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Taipei urged to 'obey will of the people'
By Xing Zhigang (China Daily)
Updated: 2006-01-25 05:56

Beijing urged Taipei to "obey the will of the people" yesterday and drop its tougher line against the mainland, on the eve of the inauguration of the island's new "premier" Su Tseng-chang.

Taipei urged to 'obey will of the people'
Li Weiyi invites questions from journalists at a news conference in Beijing January 24, 2006. [newsphoto]
Li Weiyi, spokesman of the Taiwan Affairs Office of the State Council, warned the pro-independence Democratic Progressive Party (DPP) administration against "adopting practices that run counter to the wishes and interests of Taiwan compatriots."

He said people on both sides share the common aspiration for promoting closer economic links as well as the peaceful and stable development of cross-Straits relations.

"We hope the Taiwan authorities will recognize the trend of the times, obey the will of the people... and boost cross-Straits exchanges and co-operation, as well as ease and develop cross-Straits ties," Li told a regular news conference.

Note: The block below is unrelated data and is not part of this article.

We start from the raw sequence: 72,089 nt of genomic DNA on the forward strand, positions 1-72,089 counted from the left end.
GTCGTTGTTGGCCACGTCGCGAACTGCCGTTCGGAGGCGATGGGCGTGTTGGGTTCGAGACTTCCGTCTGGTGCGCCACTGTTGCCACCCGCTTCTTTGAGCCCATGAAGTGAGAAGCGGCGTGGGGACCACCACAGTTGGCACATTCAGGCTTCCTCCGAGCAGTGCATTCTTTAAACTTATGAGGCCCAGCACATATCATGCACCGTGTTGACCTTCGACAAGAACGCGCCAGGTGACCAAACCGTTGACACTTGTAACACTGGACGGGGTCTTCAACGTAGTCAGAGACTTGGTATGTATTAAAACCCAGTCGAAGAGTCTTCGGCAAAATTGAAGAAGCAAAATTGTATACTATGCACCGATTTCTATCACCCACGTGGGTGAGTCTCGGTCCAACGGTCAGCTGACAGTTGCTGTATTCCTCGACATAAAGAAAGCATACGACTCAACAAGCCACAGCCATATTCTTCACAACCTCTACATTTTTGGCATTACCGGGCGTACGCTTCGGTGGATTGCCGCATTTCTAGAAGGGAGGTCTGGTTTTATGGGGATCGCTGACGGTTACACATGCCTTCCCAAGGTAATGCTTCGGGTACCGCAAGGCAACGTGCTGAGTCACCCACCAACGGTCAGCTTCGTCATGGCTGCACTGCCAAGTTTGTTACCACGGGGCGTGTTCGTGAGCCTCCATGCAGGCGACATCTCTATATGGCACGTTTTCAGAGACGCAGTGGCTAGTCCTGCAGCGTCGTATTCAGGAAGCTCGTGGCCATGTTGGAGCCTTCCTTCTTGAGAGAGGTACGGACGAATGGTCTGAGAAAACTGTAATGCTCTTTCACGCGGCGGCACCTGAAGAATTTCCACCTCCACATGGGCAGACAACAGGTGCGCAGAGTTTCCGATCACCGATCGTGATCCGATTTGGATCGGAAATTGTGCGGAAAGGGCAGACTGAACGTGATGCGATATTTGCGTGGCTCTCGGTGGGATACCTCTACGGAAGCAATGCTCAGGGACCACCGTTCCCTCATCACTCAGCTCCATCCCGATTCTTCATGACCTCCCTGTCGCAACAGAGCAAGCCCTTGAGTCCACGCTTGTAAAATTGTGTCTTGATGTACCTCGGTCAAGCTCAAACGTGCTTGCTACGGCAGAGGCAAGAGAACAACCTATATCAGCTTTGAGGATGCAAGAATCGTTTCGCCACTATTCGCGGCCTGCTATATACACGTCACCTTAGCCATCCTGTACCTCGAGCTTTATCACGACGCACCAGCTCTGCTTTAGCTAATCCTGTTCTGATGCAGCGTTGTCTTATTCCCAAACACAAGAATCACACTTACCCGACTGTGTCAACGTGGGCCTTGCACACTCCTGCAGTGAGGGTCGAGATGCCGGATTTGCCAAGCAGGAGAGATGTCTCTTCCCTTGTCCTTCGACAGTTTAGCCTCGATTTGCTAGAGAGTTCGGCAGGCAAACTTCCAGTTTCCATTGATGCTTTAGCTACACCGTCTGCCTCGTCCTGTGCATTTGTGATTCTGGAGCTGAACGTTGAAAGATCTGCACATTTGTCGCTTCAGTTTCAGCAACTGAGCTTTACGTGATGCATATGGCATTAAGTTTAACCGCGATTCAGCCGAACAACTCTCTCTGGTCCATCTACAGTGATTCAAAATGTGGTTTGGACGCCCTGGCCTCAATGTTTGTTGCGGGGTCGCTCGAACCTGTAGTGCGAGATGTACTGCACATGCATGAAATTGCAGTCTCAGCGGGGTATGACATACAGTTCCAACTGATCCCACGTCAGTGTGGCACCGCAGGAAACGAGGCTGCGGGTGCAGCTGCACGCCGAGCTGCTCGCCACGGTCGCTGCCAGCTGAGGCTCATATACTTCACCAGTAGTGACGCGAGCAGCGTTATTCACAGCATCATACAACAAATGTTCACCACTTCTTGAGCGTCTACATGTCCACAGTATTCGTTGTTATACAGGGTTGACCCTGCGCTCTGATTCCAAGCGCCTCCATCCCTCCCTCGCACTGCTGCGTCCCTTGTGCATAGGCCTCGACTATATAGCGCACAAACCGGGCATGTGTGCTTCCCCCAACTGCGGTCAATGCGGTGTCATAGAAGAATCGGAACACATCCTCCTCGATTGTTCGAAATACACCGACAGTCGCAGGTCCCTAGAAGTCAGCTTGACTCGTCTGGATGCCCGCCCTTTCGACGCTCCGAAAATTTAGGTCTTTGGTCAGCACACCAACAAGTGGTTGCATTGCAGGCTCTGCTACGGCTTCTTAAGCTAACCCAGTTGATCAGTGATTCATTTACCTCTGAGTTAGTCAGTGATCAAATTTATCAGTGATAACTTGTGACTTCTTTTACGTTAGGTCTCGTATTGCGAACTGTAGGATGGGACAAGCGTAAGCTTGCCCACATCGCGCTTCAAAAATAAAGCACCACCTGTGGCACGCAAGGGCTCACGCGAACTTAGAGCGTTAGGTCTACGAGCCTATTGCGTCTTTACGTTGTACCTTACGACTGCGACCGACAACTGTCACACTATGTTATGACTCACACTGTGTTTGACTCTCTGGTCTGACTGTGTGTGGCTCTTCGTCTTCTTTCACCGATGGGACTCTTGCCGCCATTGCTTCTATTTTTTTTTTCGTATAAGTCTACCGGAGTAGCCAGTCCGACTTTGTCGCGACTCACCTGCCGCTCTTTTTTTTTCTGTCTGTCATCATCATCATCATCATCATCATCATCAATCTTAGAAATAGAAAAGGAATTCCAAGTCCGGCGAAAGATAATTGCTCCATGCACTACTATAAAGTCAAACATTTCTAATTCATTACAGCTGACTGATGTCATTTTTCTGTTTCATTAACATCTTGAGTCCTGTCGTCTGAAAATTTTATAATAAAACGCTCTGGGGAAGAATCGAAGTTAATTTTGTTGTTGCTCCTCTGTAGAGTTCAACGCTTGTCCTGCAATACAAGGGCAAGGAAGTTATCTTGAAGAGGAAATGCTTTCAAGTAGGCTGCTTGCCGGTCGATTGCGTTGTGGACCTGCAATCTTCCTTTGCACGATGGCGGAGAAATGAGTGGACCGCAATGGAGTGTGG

The new "cabinet," headed by Su, takes office today.

Taiwan "president" Chen Shui-bian appointed Su, a former DPP chairman, as the island's fifth "premier" since 2000 in a bid to avoid becoming a lame duck following the ruling party's crushing defeat in local elections last month.

Chen signalled a tougher policy towards the mainland in his New Year's Day speech by tightening control over cross-Straits economic relations. Su's new "cabinet" is widely expected to follow Chen's mainland policy of imposing restrictions on trade exchanges.

Li, however, condemned Chen's policy for ultimately undermining Taiwan's economy and impairing the immediate interests of the Taiwanese people.

"Deliberately impeding cross-Straits economic and trade co-operation is a move that puts personal interests at the expense of the interests of Taiwan compatriots," Li said.

The spokesman pointed to the fact that the island's current economic development has greatly benefited from its stronger economic co-operation with the mainland.

For instance, latest statistics suggest that Taiwan recorded a trade surplus of US$58 billion with the mainland in 2005.

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